If I could remember correctly, it was just four weeks ago at a Sunfire labs startup party where Vi and I came up with the idea of Growthathon. At that time our startup Fandrop had just closed up registration to prepare for engagement testing at Stanford.
We received a lot of inbound requests from startups to be featured at the event, amongst which we picked GetIntro and Crowdtilt. Both are promising startups that are in the consumer space, and both have tremendous growth potential in their respective territory – people discovery and crowd funding.
We asked ourselves: “Wouldn’t it be cool if there’s a growth hackathon?” Boom. Growthathon is born! During the Growthathon, distribution strategies are crowd sourced based on startups’ requests. Companies could request for distribution channels, engagement growth, raising awareness, or anything that “grows” a company.
As we presented the idea to others, the response was overwhelmingly positive. Not only did every initial startup we proposed to said yes, they also gave us a tremendous amount of support in the forms of suggestions, connections, and resources. We immediately got to work and developed the Growthathon site as a MVP. Before we knew it, the project grew into a mini ecosystem that involves Speakers, mentors, attendees, partners and sponsors. The first startup we talked to was FamilyLeaf. They just did YC and moved to a startup house in SF. They were hugely successful in growing their user base through PRs, and were looking for new ways to gain user base. Ajay asked me if I knew any growth hacker to be the next hire in the Peninsula. Next thing you know, we were sitting at Farley’s sipping coffee and brainstorming the logistics of the Growthathon. The next partner is Apartment List, who we met at Vator. Their engineering team were so talented they quickly built a new back end for a leader board system just for the Growthathon. Impressive! We received a lot of inbound requests from startups to be featured at the event, amongst which we picked GetIntro and Bouttika. Both are promising startups that are in the consumer space, and both have tremendous growth potential in their respective territory – people, and fashion discovery. In addition, Wello is a platform for personal training sessions founded by a group of Stanford MBAs. Carrotmob is an increasingly popular nonprofit organization promoting socially responsible businesses.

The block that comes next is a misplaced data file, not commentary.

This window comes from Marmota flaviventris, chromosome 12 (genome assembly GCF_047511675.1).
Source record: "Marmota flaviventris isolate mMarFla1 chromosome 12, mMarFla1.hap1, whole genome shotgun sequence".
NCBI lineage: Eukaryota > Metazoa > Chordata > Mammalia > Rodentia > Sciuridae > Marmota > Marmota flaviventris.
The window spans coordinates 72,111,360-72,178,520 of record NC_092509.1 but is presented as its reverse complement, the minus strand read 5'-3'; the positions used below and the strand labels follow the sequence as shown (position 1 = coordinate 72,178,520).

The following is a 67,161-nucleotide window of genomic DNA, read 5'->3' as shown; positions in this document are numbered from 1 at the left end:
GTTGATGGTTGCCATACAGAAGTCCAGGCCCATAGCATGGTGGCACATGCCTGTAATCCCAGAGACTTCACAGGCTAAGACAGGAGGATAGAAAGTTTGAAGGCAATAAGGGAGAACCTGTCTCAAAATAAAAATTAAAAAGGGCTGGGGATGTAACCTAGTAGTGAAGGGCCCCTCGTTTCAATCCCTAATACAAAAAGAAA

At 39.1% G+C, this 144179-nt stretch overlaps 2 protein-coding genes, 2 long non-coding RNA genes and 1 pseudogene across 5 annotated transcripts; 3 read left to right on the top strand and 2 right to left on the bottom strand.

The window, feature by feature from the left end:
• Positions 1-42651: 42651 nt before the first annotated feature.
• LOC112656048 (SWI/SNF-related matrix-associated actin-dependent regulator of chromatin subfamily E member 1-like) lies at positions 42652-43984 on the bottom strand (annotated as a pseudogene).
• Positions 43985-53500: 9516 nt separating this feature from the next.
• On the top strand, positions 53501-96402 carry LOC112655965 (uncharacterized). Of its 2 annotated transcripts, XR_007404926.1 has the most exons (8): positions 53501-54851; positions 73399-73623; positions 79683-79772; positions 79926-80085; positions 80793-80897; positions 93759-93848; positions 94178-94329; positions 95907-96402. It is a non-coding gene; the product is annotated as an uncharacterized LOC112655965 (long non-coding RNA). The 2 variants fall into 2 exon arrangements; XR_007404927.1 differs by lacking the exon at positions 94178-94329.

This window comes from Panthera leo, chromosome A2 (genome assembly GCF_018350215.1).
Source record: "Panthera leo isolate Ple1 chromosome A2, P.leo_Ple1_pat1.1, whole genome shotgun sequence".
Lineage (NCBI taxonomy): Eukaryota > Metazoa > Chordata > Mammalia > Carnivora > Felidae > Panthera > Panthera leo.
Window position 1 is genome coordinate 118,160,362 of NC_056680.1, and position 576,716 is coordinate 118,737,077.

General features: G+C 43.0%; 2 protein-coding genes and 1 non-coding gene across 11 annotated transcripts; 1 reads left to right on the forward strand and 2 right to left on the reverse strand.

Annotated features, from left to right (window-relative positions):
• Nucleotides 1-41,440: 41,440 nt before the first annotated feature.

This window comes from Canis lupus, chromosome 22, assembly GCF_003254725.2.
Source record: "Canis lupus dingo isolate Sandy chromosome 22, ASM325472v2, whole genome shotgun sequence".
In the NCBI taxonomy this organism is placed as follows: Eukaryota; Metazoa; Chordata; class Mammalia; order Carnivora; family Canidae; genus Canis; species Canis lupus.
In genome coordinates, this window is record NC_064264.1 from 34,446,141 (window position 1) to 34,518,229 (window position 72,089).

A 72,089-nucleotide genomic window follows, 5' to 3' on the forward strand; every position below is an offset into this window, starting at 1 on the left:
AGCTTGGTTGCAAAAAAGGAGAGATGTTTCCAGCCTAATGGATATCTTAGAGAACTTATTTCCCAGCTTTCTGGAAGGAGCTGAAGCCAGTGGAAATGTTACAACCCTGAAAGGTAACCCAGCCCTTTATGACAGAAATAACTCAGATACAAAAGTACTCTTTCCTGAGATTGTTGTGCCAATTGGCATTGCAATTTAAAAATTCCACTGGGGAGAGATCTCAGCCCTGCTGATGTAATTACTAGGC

The premise of the Growthathon is to bring together startups with growth challenges, and to put these challenges up to many growth experts and growth hackers. There are expert talks, mentoring sessions, prizes, and the hack-a-thon lasts a week. The winner is the team that gets the most traction.
Fandrop is the main organizer of the Growthathon along with Aaron Ginn. Fandrop is an exclusive community of “droppers” that use the “droplet” button to discover and share the best parts of the web. Fandrop was also voted as a top 10 Vator Splash company in 2012. It received 1 million page views within the first few weeks of launching before closing down registration, to privately test user engagement at Stanford University.
Aaron Ginn is the head of growth at Stumbleupon. He also writes for the Techcrunch series of “Growthing Hacking”